The night before Aubrey McClendon died, the oil-and-gas pioneer was expected at a private dinner here with potential business partners. Among them: Vicente Fox, the former president of Mexico.

Around sunset, the group gathered in a wood-paneled dining room at the exclusive Beacon Club. A waiter brought plates of sea bass and lamb. Three bottles from McClendon’s wine collection were opened, including a 2010 Napa Valley red bearing the logo of his business, American Energy Partners.

But McClendon, who reveled in his reputation as the life of the party, never showed, said four people who were there.

The group soon learned why. U.S. prosecutors had just announced McClendon’s indictment for allegedly conspiring with a competitor to suppress land prices by rigging bids while leading his former company, Chesapeake Energy. People at the dinner said McClendon sent an emissary and his regrets. Fox and others signed the empty wine bottles, intending to present them to McClendon the next day.

They never had the chance.

McClendon died the following morning, March 2, when his car crashed at high speed into an overpass wall along a two-lane road here. The accident remains under investigation.

The sudden end to his lavish and leveraged life came as McClendon, 56, confronted challenges more consequential than any he had faced before. He’d been forced to part with oil and gas-well interests, one of his best sources of cash. His biggest investor was abandoning him. He had just agreed to settle a legal claim that chipped at his reputation. And now, with the indictment, a protracted legal battle for his personal freedom loomed.

Aubrey McClendon Attracted Outrage and Lots of Natural Gas

A Reuters review of records and interviews show:

  • McClendon no longer controlled the bulk of his most bankable venture, the one that helped make him a billionaire while he was CEO of Chesapeake: his stake in thousands of company oil and gas wells awarded to him during his tenure. Records show he was in the process of transferring the last of these interests to a company controlled by a close friend, Clayton Bennett of Dorchester Capital.
  • His largest investor was halting all new business with him. The backer, Energy & Minerals Group of Houston, informed its investors just before his death that McClendon no longer held any leadership roles in related firms.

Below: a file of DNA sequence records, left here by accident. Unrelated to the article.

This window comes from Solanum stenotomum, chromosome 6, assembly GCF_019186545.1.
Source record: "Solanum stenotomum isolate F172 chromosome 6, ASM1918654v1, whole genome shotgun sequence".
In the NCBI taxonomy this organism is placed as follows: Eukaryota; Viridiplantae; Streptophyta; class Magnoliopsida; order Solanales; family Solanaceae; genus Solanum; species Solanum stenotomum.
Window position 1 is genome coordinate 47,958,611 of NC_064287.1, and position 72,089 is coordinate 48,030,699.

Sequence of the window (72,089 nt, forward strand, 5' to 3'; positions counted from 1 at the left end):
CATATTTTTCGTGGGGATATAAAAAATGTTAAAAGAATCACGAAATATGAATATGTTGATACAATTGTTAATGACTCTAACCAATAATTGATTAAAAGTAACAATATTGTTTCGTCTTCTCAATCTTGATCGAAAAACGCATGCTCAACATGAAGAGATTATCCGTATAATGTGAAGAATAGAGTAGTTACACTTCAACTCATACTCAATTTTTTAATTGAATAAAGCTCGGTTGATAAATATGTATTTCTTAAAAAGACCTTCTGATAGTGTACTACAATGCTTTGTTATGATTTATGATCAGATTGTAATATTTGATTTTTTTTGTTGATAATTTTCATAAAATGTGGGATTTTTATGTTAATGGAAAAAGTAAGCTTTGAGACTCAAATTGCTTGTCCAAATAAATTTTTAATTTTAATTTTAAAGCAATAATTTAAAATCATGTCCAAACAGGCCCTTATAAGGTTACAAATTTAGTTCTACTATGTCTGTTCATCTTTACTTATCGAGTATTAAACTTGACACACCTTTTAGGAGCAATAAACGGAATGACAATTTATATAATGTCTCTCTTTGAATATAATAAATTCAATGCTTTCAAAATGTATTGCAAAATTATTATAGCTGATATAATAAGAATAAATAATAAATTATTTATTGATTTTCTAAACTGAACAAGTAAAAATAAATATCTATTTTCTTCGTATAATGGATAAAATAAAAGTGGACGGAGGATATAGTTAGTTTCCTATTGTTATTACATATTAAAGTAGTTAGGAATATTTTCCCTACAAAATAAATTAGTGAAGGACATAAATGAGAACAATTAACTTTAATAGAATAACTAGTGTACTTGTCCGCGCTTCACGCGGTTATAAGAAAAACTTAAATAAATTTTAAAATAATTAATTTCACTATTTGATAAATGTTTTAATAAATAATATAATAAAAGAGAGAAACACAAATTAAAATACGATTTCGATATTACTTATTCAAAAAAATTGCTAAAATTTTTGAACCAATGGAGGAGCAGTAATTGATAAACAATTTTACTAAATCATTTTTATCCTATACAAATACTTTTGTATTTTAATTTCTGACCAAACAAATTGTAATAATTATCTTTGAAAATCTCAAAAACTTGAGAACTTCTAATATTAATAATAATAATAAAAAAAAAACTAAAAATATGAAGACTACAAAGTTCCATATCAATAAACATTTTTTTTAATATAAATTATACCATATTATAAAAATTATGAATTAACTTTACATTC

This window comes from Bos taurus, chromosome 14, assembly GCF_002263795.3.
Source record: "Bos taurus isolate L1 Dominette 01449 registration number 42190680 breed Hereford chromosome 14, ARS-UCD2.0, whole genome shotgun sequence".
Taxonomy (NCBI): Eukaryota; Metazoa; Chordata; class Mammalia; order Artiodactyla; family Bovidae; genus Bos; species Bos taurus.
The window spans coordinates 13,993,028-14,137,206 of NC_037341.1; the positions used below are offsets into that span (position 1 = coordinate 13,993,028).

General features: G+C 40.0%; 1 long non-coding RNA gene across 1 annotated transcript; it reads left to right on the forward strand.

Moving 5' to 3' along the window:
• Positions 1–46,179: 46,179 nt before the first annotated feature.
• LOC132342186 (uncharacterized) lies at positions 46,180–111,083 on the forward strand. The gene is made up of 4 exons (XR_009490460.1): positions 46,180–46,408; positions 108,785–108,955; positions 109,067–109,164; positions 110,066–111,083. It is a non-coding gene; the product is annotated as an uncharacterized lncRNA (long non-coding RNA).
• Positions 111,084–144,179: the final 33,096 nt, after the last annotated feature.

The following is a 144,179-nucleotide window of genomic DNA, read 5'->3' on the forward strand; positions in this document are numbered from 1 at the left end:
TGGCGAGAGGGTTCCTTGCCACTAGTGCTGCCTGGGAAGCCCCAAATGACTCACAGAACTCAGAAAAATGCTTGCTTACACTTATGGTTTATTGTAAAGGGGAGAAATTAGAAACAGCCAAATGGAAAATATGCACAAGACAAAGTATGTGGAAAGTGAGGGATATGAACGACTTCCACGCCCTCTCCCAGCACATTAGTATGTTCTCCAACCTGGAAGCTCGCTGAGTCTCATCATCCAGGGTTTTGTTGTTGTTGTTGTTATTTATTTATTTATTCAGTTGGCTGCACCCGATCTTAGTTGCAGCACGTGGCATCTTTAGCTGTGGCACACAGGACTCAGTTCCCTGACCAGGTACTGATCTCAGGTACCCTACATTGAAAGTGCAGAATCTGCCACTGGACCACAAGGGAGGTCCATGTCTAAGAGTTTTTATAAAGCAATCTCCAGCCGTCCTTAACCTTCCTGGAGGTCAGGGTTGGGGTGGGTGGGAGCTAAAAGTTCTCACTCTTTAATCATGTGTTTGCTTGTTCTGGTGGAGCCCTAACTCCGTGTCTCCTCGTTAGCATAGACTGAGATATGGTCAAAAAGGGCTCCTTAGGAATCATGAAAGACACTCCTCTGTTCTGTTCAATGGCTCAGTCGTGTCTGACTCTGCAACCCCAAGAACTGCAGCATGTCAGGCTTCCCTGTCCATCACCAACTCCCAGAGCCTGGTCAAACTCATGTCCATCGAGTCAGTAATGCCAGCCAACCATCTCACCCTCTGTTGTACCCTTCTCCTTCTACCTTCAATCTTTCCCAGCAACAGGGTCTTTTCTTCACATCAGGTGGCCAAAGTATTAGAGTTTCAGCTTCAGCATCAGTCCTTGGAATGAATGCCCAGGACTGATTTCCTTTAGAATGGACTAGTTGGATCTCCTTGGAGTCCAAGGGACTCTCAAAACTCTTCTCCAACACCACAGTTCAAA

• McClendon had recently reached an undisclosed, tentative agreement to pay at least $3 million to Chesapeake to settle a legal dispute in which his former company had accused him of taking confidential data with him when he left in 2013 to set up his new company.
  • By fighting the U.S. criminal indictment, he faced a potential public airing of his business tactics. McClendon’s own emails were expected to represent the bulk of the government’s evidence against him, say two people familiar with the matter.

As authorities try to determine what caused the fatal crash, those who knew McClendon are also searching for answers. The Aubrey they knew had a reputation for overspending on land leases, not conspiring to keep prices low. They say he was an eternal optimist, a visionary who helped revolutionize an industry and shape the city he called home.

The Aubrey McClendon who was expected at the Beacon Club dinner hadn’t simply weathered passing storms. Often, he had tamed them.


McClendon knew he was under criminal investigation: AEP disclosed in a filing last year with U.S. securities regulators that the Justice Department was investigating him over the potential antitrust violations. His former company, Chesapeake, has been cooperating with authorities in return for “conditional leniency” from the Justice Department. As a result, Chesapeake has said, the company did not expect to face prosecution or penalties.

But the indictment caught McClendon off guard, according to people familiar with the matter.

His legal team had met with senior Justice Department prosecutors three times in late 2015 to try to persuade them not to indict McClendon, a person familiar with the matter said. McClendon had been expecting a response; instead, he was indicted without warning, the person said.